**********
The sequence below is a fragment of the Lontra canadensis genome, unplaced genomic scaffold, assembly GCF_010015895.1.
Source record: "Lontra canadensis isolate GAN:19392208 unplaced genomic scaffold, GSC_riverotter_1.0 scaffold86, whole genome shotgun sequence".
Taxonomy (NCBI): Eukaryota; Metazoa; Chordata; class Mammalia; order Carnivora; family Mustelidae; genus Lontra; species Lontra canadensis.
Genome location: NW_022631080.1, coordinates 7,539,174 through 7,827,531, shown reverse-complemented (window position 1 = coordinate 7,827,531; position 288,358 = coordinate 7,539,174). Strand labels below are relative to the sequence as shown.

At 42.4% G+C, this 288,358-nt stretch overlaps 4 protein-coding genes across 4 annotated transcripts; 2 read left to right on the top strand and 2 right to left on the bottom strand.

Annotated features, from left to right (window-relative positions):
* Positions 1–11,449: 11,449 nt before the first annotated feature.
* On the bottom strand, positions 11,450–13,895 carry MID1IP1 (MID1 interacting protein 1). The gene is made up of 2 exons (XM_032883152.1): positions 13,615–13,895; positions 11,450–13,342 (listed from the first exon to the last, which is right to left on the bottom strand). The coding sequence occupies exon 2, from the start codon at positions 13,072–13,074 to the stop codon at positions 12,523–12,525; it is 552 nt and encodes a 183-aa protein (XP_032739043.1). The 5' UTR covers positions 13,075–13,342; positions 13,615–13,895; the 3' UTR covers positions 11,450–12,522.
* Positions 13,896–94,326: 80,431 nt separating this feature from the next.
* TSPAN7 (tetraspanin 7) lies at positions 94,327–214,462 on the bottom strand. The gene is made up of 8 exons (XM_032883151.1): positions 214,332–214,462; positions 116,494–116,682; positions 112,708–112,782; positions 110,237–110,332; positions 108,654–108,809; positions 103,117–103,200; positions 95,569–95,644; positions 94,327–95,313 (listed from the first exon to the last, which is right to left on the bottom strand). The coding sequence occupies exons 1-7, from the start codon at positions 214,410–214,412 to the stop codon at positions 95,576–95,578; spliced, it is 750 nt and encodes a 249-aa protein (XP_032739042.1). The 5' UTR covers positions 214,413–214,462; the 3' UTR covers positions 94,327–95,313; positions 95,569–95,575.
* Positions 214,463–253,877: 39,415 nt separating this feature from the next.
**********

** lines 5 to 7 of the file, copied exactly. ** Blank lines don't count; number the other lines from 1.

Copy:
At 42.4% G+C, this 288,358-nt stretch overlaps 4 protein-coding genes across 4 annotated transcripts; 2 read left to right on the top strand and 2 right to left on the bottom strand.

Annotated features, from left to right (window-relative positions):
* Positions 1–11,449: 11,449 nt before the first annotated feature.